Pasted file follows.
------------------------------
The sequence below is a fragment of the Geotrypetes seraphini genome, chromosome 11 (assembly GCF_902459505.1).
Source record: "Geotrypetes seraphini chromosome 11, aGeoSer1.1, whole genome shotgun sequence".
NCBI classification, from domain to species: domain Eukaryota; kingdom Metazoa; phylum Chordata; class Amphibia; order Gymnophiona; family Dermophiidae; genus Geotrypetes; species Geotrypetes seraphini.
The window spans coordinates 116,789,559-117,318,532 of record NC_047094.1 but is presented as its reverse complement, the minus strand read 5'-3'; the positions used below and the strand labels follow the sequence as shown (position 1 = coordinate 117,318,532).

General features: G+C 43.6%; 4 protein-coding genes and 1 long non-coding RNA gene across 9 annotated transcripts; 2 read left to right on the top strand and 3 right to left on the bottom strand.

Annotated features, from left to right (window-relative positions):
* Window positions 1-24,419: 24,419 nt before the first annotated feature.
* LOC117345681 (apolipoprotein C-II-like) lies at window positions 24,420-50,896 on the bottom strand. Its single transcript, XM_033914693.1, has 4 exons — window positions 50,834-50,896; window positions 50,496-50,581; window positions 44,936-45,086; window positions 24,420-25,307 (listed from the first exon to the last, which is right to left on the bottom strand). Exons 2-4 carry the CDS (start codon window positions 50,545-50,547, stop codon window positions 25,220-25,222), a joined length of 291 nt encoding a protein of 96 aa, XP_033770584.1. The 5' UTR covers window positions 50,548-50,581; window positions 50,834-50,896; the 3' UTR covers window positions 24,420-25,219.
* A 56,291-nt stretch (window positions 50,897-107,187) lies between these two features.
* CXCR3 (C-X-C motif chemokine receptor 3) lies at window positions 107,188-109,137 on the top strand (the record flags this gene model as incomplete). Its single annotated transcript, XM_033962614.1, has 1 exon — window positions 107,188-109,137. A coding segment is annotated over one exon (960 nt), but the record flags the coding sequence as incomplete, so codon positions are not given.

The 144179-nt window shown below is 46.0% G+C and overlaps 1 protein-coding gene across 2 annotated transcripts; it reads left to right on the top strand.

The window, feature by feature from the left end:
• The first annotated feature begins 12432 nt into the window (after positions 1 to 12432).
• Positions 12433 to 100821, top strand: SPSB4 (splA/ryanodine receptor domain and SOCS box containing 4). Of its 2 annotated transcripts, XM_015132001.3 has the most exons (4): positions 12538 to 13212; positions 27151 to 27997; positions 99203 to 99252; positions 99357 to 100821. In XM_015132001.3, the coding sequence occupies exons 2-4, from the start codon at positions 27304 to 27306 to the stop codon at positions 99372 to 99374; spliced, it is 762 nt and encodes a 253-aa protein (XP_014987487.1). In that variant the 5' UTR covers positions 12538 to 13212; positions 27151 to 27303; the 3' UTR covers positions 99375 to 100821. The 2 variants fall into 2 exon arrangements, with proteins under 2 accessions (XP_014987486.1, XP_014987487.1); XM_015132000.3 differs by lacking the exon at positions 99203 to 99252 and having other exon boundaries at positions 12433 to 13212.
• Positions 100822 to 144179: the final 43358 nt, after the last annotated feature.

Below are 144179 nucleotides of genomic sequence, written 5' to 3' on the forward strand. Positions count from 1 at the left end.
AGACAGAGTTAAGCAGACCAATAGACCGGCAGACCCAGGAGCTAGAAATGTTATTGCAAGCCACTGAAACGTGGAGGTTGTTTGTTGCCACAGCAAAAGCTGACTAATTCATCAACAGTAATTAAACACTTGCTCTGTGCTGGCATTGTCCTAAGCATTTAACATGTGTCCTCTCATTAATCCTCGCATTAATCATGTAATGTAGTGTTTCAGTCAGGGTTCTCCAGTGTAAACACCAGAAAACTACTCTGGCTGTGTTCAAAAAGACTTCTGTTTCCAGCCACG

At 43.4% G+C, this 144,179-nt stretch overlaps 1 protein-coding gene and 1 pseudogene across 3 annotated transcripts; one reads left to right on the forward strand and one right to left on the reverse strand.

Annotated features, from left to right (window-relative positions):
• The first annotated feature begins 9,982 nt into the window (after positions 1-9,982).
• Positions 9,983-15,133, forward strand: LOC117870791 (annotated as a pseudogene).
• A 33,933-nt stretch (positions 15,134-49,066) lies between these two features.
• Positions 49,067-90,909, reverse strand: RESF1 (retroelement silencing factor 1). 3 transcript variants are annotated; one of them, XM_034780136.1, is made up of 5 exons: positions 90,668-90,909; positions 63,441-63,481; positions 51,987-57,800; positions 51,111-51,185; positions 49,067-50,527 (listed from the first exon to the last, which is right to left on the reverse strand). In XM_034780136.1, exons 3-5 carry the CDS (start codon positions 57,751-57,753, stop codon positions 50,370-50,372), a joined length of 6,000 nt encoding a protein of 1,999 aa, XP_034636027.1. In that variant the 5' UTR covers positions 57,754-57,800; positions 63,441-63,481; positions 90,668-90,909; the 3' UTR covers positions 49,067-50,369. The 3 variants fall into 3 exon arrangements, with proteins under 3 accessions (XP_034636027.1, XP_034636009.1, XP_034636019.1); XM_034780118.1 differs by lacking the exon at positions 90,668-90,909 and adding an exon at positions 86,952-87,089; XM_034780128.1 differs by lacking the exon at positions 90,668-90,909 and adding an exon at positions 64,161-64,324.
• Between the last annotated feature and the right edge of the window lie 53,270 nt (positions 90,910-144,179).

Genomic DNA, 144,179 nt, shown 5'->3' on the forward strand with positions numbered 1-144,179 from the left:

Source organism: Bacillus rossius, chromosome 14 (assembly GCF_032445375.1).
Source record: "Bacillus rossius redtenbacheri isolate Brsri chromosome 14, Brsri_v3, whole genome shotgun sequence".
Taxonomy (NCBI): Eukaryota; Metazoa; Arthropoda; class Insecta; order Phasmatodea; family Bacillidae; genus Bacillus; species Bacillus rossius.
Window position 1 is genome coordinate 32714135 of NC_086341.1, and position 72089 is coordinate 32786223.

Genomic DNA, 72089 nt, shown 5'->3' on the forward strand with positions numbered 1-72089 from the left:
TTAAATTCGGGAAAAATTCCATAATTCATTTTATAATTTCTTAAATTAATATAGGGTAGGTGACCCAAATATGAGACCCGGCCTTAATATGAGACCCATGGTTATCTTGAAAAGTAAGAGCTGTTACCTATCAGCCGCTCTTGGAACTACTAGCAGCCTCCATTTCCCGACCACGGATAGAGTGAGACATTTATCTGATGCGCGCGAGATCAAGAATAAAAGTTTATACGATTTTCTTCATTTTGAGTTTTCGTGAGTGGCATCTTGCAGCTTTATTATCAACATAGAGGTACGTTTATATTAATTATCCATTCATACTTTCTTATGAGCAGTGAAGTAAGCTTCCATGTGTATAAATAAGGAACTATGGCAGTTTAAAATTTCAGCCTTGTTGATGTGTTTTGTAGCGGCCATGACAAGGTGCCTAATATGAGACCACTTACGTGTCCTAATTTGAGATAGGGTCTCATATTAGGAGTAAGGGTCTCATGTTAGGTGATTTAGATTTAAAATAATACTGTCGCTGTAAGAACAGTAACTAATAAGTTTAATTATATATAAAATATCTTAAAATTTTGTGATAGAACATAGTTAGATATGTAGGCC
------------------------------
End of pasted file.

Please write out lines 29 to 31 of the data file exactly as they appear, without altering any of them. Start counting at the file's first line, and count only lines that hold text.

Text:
Window position 1 is genome coordinate 32714135 of NC_086341.1, and position 72089 is coordinate 32786223.

Genomic DNA, 72089 nt, shown 5'->3' on the forward strand with positions numbered 1-72089 from the left:
TTAAATTCGGGAAAAATTCCATAATTCATTTTATAATTTCTTAAATTAATATAGGGTAGGTGACCCAAATATGAGACCCGGCCTTAATATGAGACCCATGGTTATCTTGAAAAGTAAGAGCTGTTACCTATCAGCCGCTCTTGGAACTACTAGCAGCCTCCATTTCCCGACCACGGATAGAGTGAGACATTTATCTGATGCGCGCGAGATCAAGAATAAAAGTTTATACGATTTTCTTCATTTTGAGTTTTCGTGAGTGGCATCTTGCAGCTTTATTATCAACATAGAGGTACGTTTATATTAATTATCCATTCATACTTTCTTATGAGCAGTGAAGTAAGCTTCCATGTGTATAAATAAGGAACTATGGCAGTTTAAAATTTCAGCCTTGTTGATGTGTTTTGTAGCGGCCATGACAAGGTGCCTAATATGAGACCACTTACGTGTCCTAATTTGAGATAGGGTCTCATATTAGGAGTAAGGGTCTCATGTTAGGTGATTTAGATTTAAAATAATACTGTCGCTGTAAGAACAGTAACTAATAAGTTTAATTATATATAAAATATCTTAAAATTTTGTGATAGAACATAGTTAGATATGTAGGCC